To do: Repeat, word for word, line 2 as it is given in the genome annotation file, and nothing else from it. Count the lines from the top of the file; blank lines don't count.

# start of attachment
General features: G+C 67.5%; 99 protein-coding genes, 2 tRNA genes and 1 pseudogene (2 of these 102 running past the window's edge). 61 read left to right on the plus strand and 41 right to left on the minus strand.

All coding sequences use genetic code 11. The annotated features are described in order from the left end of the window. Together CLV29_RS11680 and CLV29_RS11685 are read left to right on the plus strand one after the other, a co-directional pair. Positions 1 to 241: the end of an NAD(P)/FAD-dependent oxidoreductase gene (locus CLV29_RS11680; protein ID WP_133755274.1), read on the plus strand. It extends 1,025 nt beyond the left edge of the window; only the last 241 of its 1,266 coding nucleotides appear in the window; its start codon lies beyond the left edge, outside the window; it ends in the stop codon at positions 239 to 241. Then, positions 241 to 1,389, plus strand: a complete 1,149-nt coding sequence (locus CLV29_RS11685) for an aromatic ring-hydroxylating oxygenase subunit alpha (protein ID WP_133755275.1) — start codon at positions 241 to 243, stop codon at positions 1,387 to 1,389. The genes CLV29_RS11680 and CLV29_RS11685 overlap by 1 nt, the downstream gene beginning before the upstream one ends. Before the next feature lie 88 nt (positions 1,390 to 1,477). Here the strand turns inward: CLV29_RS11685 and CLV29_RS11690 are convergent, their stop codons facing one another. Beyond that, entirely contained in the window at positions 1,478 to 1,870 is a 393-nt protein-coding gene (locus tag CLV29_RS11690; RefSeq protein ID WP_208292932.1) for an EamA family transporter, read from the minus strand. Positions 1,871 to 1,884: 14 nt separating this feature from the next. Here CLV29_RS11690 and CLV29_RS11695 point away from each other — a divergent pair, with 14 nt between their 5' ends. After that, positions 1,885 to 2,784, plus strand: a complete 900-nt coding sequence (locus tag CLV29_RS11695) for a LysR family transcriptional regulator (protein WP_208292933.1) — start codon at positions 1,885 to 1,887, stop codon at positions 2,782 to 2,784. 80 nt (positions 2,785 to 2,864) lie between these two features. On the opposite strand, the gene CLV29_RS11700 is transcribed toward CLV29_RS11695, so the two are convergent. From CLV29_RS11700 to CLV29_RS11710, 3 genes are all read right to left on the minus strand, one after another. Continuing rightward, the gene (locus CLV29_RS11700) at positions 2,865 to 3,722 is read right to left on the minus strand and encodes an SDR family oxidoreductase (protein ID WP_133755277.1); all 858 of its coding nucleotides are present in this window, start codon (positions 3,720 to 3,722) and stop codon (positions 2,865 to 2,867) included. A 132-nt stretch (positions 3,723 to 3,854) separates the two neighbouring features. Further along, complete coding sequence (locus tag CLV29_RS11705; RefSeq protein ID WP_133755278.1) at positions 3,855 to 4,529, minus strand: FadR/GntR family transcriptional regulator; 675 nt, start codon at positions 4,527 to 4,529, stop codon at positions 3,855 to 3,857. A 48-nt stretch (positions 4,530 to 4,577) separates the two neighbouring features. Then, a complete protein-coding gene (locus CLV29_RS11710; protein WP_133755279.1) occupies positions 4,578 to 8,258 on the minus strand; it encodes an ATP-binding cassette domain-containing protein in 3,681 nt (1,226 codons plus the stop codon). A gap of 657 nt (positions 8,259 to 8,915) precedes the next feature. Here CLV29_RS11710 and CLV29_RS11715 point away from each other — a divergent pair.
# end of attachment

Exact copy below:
All coding sequences use genetic code 11. The annotated features are described in order from the left end of the window. Together CLV29_RS11680 and CLV29_RS11685 are read left to right on the plus strand one after the other, a co-directional pair. Positions 1 to 241: the end of an NAD(P)/FAD-dependent oxidoreductase gene (locus CLV29_RS11680; protein ID WP_133755274.1), read on the plus strand. It extends 1,025 nt beyond the left edge of the window; only the last 241 of its 1,266 coding nucleotides appear in the window; its start codon lies beyond the left edge, outside the window; it ends in the stop codon at positions 239 to 241. Then, positions 241 to 1,389, plus strand: a complete 1,149-nt coding sequence (locus CLV29_RS11685) for an aromatic ring-hydroxylating oxygenase subunit alpha (protein ID WP_133755275.1) — start codon at positions 241 to 243, stop codon at positions 1,387 to 1,389. The genes CLV29_RS11680 and CLV29_RS11685 overlap by 1 nt, the downstream gene beginning before the upstream one ends. Before the next feature lie 88 nt (positions 1,390 to 1,477). Here the strand turns inward: CLV29_RS11685 and CLV29_RS11690 are convergent, their stop codons facing one another. Beyond that, entirely contained in the window at positions 1,478 to 1,870 is a 393-nt protein-coding gene (locus tag CLV29_RS11690; RefSeq protein ID WP_208292932.1) for an EamA family transporter, read from the minus strand. Positions 1,871 to 1,884: 14 nt separating this feature from the next. Here CLV29_RS11690 and CLV29_RS11695 point away from each other — a divergent pair, with 14 nt between their 5' ends. After that, positions 1,885 to 2,784, plus strand: a complete 900-nt coding sequence (locus tag CLV29_RS11695) for a LysR family transcriptional regulator (protein WP_208292933.1) — start codon at positions 1,885 to 1,887, stop codon at positions 2,782 to 2,784. 80 nt (positions 2,785 to 2,864) lie between these two features. On the opposite strand, the gene CLV29_RS11700 is transcribed toward CLV29_RS11695, so the two are convergent. From CLV29_RS11700 to CLV29_RS11710, 3 genes are all read right to left on the minus strand, one after another. Continuing rightward, the gene (locus CLV29_RS11700) at positions 2,865 to 3,722 is read right to left on the minus strand and encodes an SDR family oxidoreductase (protein ID WP_133755277.1); all 858 of its coding nucleotides are present in this window, start codon (positions 3,720 to 3,722) and stop codon (positions 2,865 to 2,867) included. A 132-nt stretch (positions 3,723 to 3,854) separates the two neighbouring features. Further along, complete coding sequence (locus tag CLV29_RS11705; RefSeq protein ID WP_133755278.1) at positions 3,855 to 4,529, minus strand: FadR/GntR family transcriptional regulator; 675 nt, start codon at positions 4,527 to 4,529, stop codon at positions 3,855 to 3,857. A 48-nt stretch (positions 4,530 to 4,577) separates the two neighbouring features. Then, a complete protein-coding gene (locus CLV29_RS11710; protein WP_133755279.1) occupies positions 4,578 to 8,258 on the minus strand; it encodes an ATP-binding cassette domain-containing protein in 3,681 nt (1,226 codons plus the stop codon). A gap of 657 nt (positions 8,259 to 8,915) precedes the next feature. Here CLV29_RS11710 and CLV29_RS11715 point away from each other — a divergent pair.